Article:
Sex workers suffer injustice as National Human Rights Commission takes a U-turn on labour rights

Stuti Raha

21st November 2020

Indian sex workers face setback (Source: Deccan Herald)


Indian sex workers suffered a setback after the National Human Rights Commission took a U-turn and declared that women in prostitution should not be registered as workers or guaranteed any financial aid from the government amidst the plight of COVID-19.


The National Human Rights Commission (NHRC) in October of this year, had asked the state governments to recognise sex workers as formal workers. This would have qualified them for benefits and aid from a fund of $23 billion for India's poor population during the coronavirus pandemic.


Activists were divided in their opinions about the stand taken by the watchdog. A few believed that the non-binding advisory was a boon for the estimated 8 lakh sex workers across India while others argued this move would be illegal and lead to legitimising sex trafficking. While prostitution is legal in India, activities associated with it such as soliciting, pimping, and running a brothel are punishable crimes.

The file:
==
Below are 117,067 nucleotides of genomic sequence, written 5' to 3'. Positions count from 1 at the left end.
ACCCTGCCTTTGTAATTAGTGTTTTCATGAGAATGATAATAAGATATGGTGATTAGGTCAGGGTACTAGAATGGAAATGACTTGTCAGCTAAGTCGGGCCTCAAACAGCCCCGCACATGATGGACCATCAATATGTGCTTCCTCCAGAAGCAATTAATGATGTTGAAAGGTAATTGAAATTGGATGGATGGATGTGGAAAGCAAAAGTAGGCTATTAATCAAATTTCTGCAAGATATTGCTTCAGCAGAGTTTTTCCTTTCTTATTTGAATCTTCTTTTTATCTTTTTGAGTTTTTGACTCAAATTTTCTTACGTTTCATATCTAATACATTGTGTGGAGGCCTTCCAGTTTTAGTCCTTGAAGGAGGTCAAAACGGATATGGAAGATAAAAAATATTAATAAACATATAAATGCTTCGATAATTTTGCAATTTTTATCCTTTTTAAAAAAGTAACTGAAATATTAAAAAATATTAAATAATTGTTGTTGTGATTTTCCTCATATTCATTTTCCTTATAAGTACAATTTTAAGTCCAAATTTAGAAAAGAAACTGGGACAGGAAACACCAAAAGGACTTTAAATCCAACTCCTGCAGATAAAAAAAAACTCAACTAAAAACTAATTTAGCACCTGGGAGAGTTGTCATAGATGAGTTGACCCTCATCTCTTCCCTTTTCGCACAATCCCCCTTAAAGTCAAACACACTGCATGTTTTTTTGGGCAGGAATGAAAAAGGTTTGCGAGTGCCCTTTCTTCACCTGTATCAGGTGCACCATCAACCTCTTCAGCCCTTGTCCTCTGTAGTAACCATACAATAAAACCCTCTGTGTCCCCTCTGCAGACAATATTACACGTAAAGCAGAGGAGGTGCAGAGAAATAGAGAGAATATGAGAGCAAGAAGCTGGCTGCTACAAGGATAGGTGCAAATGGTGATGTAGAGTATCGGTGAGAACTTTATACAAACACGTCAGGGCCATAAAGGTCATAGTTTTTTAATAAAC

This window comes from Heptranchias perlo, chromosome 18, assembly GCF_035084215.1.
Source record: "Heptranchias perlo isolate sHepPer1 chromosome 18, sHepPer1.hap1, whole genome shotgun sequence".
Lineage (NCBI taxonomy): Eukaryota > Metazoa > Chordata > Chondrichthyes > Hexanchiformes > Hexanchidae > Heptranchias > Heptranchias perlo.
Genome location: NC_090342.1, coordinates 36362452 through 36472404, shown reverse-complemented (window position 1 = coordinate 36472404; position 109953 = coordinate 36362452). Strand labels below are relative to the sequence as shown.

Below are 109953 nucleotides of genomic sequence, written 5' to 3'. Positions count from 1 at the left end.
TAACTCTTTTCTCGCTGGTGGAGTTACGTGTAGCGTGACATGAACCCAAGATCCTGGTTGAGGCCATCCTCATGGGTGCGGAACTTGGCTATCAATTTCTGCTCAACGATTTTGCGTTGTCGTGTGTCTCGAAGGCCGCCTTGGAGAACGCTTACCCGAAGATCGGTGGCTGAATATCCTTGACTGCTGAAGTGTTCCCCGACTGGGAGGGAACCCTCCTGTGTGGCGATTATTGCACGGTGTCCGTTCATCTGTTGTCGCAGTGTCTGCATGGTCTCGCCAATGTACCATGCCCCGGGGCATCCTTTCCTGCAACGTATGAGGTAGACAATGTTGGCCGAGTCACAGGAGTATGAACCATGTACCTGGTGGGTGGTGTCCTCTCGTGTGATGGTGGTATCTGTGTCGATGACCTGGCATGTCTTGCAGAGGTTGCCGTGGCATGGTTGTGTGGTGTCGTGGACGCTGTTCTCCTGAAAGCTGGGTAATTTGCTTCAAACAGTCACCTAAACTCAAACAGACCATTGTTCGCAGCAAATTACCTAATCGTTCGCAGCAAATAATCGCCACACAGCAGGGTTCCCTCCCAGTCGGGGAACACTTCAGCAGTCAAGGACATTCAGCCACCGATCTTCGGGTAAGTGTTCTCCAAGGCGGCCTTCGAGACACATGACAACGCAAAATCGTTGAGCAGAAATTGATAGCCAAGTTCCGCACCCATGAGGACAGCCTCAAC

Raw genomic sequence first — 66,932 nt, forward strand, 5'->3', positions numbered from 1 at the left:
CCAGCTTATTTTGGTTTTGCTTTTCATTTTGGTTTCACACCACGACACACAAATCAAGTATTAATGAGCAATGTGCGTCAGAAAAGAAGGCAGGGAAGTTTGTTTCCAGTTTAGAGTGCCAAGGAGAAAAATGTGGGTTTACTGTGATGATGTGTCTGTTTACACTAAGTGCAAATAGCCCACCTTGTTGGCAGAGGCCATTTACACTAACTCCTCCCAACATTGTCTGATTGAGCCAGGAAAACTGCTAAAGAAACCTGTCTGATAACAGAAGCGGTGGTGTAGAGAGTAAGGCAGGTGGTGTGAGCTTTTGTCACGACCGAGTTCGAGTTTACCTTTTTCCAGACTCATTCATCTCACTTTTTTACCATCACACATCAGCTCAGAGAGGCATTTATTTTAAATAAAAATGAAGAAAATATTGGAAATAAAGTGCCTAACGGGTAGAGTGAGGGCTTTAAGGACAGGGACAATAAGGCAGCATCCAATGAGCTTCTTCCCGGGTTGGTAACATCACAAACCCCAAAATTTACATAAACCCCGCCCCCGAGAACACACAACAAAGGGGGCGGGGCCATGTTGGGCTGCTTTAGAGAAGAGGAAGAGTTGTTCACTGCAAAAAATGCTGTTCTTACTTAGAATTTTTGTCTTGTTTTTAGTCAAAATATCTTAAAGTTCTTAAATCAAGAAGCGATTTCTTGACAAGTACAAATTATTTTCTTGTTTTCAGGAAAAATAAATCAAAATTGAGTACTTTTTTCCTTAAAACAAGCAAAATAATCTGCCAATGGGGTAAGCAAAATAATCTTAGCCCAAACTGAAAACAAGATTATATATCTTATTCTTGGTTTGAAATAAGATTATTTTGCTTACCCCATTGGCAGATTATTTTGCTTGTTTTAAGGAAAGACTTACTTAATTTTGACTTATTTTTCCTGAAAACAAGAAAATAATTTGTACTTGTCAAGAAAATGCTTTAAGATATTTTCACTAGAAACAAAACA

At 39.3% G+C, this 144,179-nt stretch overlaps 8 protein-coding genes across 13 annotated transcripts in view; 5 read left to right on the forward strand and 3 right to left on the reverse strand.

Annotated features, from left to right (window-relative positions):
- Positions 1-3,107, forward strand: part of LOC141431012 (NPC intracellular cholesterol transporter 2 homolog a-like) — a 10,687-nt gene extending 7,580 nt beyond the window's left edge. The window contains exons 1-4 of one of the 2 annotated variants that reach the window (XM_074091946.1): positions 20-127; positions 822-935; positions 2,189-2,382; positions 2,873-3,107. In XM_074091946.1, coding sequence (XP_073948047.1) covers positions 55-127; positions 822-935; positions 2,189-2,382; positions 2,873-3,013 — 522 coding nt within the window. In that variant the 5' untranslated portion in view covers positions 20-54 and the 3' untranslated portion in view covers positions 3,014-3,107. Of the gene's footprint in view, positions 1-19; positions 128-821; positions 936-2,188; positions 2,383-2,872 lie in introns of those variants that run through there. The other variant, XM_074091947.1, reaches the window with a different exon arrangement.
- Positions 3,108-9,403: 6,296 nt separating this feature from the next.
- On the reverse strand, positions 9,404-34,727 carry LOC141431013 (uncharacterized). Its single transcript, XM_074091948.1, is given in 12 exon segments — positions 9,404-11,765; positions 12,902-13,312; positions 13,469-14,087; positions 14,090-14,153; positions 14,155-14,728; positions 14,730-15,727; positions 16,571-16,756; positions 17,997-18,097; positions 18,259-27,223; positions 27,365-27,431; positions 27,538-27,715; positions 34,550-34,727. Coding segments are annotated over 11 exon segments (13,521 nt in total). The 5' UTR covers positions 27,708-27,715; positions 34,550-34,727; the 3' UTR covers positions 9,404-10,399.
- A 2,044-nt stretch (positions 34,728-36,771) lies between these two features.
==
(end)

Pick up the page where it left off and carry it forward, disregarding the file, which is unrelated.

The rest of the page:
The NHRC issued a new statement last week announcing that sex workers could not be registered officially or be labelled as informal workers. According to them, the sex workers should be given help instead on 'humanitarian grounds' amid the pandemic.


Smarajit Jana, founder of Durbar Mahila Samanwaya Committee, a collective of sex workers in Kolkata, said to Reuters, "If they are not defined as sex workers, it is a failure to recognise the work they do to earn their livelihood and feed their families." Jana, a representative for about 65,000 sex workers, also added, "This is a setback…they will not be recognised as full-fledged citizens of the country, having full access to various citizenship documents and right to social and development schemes."


Sex workers all over the world have faced losses due to multiple lockdowns to contain the spread of COVID-19. Many have also suffered violence and been blamed for the spread of the virus. Supiya, a sex worker in Mumbai, said she wasn't getting work and had been unable to provide for her parents as usual from March.


The NHRC —which makes proposals but does not have any power to impose them— mentioned that it deviated from its initial stand after campaigners questioned the legality of their initial advisory that centred around protecting women's rights during COVID-19.


Majority of women face exploitation according to advocates and collectives who said the predicament of sex workers was being neglected. In a letter to the NHRC last month, Aarthi Pai, a legal advisor for the National Network of Sex Workers said that a 'worker identity' would protect sex workers from violence and abuse.


(Sources: Deccan Herald, Hindustan Times, Morning Updates, The Economic Times)


Edited by: Suditi Jha

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